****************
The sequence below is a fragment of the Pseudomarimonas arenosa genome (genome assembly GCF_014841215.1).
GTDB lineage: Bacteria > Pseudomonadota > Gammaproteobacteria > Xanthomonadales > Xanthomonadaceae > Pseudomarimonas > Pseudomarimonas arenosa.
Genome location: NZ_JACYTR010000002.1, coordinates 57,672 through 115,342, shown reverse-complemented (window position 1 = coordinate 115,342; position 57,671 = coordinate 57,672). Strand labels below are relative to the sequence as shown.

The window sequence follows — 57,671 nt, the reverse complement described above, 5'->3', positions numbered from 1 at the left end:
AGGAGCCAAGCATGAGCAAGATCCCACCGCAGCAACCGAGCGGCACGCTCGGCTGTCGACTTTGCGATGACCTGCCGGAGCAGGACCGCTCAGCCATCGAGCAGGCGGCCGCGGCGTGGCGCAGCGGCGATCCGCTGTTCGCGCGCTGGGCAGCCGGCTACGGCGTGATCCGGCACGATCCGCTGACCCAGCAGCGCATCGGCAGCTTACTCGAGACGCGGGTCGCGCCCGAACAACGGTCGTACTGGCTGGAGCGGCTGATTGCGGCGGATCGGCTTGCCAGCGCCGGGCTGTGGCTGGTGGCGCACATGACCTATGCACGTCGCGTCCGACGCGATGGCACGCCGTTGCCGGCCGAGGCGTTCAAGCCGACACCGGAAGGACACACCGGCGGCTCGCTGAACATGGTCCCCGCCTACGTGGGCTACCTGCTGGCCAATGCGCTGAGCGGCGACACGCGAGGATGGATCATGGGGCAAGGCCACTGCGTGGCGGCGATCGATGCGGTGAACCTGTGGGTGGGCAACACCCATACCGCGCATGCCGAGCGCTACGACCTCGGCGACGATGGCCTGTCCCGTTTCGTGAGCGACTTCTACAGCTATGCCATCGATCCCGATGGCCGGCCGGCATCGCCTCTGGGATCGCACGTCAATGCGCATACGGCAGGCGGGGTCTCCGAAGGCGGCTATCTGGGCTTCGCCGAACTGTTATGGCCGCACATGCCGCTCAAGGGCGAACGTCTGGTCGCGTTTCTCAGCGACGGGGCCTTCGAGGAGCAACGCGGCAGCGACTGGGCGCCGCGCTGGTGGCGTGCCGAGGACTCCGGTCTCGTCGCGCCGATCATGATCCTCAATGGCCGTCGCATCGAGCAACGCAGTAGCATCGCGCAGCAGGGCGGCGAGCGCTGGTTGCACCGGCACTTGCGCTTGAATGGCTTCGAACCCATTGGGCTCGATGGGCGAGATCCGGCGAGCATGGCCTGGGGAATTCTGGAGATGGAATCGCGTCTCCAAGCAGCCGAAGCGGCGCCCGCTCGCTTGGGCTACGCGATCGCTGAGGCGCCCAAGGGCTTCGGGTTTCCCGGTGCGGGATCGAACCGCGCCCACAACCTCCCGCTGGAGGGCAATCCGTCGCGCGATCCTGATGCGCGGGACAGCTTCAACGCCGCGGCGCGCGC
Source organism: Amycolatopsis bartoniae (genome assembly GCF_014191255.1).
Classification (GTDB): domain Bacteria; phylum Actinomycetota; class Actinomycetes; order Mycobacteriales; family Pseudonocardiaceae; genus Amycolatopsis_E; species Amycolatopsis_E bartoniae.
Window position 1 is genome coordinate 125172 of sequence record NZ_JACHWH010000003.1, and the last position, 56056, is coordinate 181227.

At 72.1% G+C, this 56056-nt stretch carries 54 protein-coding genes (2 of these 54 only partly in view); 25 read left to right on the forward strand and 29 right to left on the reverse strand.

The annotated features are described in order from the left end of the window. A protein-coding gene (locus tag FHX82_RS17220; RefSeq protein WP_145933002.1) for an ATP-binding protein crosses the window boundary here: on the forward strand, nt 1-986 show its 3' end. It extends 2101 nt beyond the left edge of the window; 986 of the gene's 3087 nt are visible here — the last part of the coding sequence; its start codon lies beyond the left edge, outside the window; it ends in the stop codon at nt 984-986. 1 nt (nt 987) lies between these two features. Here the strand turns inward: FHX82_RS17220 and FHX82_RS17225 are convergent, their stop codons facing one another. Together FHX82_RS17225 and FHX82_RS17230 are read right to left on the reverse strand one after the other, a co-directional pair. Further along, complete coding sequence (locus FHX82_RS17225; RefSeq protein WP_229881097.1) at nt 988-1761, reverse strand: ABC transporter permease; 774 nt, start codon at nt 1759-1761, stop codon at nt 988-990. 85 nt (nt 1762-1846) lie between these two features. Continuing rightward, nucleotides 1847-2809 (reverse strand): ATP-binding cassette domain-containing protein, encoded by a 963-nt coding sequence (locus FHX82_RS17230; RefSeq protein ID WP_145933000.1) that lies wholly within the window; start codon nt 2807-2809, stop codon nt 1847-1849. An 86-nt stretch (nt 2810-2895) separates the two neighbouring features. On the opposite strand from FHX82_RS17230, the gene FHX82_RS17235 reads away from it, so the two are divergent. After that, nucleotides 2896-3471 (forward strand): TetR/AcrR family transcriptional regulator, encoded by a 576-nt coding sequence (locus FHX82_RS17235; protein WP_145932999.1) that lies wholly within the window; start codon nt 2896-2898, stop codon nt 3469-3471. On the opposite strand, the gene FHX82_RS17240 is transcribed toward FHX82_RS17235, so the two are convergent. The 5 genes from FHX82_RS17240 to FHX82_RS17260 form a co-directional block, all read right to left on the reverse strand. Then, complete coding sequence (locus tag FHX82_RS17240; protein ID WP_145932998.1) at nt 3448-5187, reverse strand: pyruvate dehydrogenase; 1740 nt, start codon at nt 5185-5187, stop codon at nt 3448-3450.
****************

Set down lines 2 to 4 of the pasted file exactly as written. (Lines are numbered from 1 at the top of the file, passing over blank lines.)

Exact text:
GTDB lineage: Bacteria > Pseudomonadota > Gammaproteobacteria > Xanthomonadales > Xanthomonadaceae > Pseudomarimonas > Pseudomarimonas arenosa.
Genome location: NZ_JACYTR010000002.1, coordinates 57,672 through 115,342, shown reverse-complemented (window position 1 = coordinate 115,342; position 57,671 = coordinate 57,672). Strand labels below are relative to the sequence as shown.

The window sequence follows — 57,671 nt, the reverse complement described above, 5'->3', positions numbered from 1 at the left end: